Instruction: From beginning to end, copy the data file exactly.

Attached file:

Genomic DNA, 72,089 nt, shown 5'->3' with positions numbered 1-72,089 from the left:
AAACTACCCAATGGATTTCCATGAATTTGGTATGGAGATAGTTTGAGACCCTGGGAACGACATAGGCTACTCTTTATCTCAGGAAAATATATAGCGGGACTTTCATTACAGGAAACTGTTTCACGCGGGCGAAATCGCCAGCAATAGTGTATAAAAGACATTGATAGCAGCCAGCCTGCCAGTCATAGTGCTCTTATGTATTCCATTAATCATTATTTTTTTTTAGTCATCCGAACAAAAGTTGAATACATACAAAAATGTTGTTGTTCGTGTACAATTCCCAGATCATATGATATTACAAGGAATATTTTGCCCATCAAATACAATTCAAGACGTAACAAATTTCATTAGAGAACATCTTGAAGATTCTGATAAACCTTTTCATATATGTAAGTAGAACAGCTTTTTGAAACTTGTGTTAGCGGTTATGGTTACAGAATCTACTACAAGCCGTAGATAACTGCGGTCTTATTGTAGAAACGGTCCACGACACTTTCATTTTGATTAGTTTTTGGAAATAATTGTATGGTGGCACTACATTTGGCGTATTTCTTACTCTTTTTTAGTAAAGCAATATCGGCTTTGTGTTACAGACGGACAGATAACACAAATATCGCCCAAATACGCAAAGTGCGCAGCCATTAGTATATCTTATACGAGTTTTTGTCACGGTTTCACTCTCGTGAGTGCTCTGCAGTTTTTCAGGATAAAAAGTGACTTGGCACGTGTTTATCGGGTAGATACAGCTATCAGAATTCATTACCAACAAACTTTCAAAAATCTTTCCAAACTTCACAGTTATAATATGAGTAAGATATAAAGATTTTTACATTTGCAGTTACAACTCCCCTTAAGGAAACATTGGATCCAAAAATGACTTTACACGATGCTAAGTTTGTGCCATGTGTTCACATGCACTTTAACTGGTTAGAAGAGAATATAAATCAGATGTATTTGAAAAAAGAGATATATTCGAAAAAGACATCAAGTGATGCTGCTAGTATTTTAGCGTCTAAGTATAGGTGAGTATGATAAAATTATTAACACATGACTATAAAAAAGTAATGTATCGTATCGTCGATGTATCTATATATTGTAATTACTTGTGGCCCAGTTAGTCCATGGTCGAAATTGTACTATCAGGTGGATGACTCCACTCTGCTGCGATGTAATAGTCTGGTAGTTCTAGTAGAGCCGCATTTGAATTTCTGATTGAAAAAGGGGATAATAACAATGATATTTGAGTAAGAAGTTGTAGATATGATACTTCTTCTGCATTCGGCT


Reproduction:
Genomic DNA, 72,089 nt, shown 5'->3' with positions numbered 1-72,089 from the left:
AAACTACCCAATGGATTTCCATGAATTTGGTATGGAGATAGTTTGAGACCCTGGGAACGACATAGGCTACTCTTTATCTCAGGAAAATATATAGCGGGACTTTCATTACAGGAAACTGTTTCACGCGGGCGAAATCGCCAGCAATAGTGTATAAAAGACATTGATAGCAGCCAGCCTGCCAGTCATAGTGCTCTTATGTATTCCATTAATCATTATTTTTTTTTAGTCATCCGAACAAAAGTTGAATACATACAAAAATGTTGTTGTTCGTGTACAATTCCCAGATCATATGATATTACAAGGAATATTTTGCCCATCAAATACAATTCAAGACGTAACAAATTTCATTAGAGAACATCTTGAAGATTCTGATAAACCTTTTCATATATGTAAGTAGAACAGCTTTTTGAAACTTGTGTTAGCGGTTATGGTTACAGAATCTACTACAAGCCGTAGATAACTGCGGTCTTATTGTAGAAACGGTCCACGACACTTTCATTTTGATTAGTTTTTGGAAATAATTGTATGGTGGCACTACATTTGGCGTATTTCTTACTCTTTTTTAGTAAAGCAATATCGGCTTTGTGTTACAGACGGACAGATAACACAAATATCGCCCAAATACGCAAAGTGCGCAGCCATTAGTATATCTTATACGAGTTTTTGTCACGGTTTCACTCTCGTGAGTGCTCTGCAGTTTTTCAGGATAAAAAGTGACTTGGCACGTGTTTATCGGGTAGATACAGCTATCAGAATTCATTACCAACAAACTTTCAAAAATCTTTCCAAACTTCACAGTTATAATATGAGTAAGATATAAAGATTTTTACATTTGCAGTTACAACTCCCCTTAAGGAAACATTGGATCCAAAAATGACTTTACACGATGCTAAGTTTGTGCCATGTGTTCACATGCACTTTAACTGGTTAGAAGAGAATATAAATCAGATGTATTTGAAAAAAGAGATATATTCGAAAAAGACATCAAGTGATGCTGCTAGTATTTTAGCGTCTAAGTATAGGTGAGTATGATAAAATTATTAACACATGACTATAAAAAAGTAATGTATCGTATCGTCGATGTATCTATATATTGTAATTACTTGTGGCCCAGTTAGTCCATGGTCGAAATTGTACTATCAGGTGGATGACTCCACTCTGCTGCGATGTAATAGTCTGGTAGTTCTAGTAGAGCCGCATTTGAATTTCTGATTGAAAAAGGGGATAATAACAATGATATTTGAGTAAGAAGTTGTAGATATGATACTTCTTCTGCATTCGGCT